As discussed in Chapter 6, a connected call may fail due to either communication failures or service-side errors. Similarly, a queued call can fail due to delivery failures or service-side playback errors. WCF provides dedicated error-handling mechanisms for both types of errors, and understanding them and integrating your error-handling logic with them is an intrinsic part of using queued services.
While MSMQ can guarantee delivery of a message if it is technically possible to do so, there are multiple examples of when it is not possible to deliver the message. These include but are not limited to:
As you will see shortly, each message has a timestamp, and the message has to be delivered and processed within the configured timeout. Failure to do so will cause the delivery to fail.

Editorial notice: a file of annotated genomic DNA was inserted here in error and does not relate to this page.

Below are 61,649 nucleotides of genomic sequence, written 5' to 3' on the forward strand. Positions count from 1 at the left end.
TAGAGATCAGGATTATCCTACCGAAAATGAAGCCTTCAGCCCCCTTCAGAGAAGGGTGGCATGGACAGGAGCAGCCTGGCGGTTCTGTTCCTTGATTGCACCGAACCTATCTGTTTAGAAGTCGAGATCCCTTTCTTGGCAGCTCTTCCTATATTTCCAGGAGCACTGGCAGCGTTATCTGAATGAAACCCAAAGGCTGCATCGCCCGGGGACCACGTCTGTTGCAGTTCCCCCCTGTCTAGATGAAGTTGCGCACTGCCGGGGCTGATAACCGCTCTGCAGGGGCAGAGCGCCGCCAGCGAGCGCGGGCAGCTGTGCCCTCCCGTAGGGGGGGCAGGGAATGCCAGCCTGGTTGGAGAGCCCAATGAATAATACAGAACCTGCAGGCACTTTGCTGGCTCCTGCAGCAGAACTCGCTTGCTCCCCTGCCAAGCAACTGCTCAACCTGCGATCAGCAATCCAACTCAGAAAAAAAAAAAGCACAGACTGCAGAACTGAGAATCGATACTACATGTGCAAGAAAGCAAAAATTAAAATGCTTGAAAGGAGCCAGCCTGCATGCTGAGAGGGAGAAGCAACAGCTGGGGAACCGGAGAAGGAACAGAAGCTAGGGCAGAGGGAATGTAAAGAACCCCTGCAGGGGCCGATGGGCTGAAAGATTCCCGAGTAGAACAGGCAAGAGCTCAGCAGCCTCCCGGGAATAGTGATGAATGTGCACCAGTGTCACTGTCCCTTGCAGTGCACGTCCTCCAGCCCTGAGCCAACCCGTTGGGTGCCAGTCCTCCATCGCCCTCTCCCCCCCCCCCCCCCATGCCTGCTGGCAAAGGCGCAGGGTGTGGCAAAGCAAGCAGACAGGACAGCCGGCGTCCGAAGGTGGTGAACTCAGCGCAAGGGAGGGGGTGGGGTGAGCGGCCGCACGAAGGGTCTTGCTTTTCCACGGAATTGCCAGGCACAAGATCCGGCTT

If the security credentials in the message (or the chosen authentication mechanism itself) do not match up with what the service expects, the service will reject the message.
The client cannot use a local nontransactional queue while posting a message to a transactional service-side queue.
If the underlying network fails or is simply unreliable, the message may never reach the service.
The service machine may crash due to software or hardware failures and will not be able to accept the message to its queue.
Even if the message is delivered successfully, the administrator (or any application, ...